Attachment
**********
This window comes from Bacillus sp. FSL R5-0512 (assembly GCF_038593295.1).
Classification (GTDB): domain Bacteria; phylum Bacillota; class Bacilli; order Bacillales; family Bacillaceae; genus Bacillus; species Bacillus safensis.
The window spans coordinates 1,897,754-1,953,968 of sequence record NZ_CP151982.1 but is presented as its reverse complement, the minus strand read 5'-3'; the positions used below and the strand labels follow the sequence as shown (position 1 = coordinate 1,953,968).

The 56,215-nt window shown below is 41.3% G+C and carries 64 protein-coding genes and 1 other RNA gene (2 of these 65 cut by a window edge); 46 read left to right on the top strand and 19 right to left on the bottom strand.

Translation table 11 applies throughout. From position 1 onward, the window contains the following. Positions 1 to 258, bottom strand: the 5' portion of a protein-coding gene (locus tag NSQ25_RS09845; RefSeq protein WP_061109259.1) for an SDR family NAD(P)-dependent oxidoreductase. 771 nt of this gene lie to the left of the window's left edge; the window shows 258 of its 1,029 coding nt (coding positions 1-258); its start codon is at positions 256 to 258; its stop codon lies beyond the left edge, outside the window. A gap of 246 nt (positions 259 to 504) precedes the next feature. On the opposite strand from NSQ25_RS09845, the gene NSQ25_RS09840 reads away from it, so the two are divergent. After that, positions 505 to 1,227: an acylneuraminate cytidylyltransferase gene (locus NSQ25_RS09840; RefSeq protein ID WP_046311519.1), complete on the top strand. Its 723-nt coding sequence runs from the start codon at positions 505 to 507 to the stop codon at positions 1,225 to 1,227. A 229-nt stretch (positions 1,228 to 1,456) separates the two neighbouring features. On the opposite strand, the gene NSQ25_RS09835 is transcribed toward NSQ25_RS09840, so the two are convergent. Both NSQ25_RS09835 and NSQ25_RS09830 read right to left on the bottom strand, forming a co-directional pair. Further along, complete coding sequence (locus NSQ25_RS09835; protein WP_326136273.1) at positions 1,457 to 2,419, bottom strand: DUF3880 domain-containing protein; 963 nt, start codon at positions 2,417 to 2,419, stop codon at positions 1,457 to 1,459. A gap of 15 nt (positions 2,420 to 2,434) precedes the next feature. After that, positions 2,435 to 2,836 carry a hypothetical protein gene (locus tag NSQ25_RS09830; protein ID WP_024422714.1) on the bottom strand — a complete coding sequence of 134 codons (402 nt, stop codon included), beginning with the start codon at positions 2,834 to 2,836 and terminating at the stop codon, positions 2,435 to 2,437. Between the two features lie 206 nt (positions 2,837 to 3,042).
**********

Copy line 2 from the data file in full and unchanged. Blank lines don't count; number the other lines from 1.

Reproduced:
Classification (GTDB): domain Bacteria; phylum Bacillota; class Bacilli; order Bacillales; family Bacillaceae; genus Bacillus; species Bacillus safensis.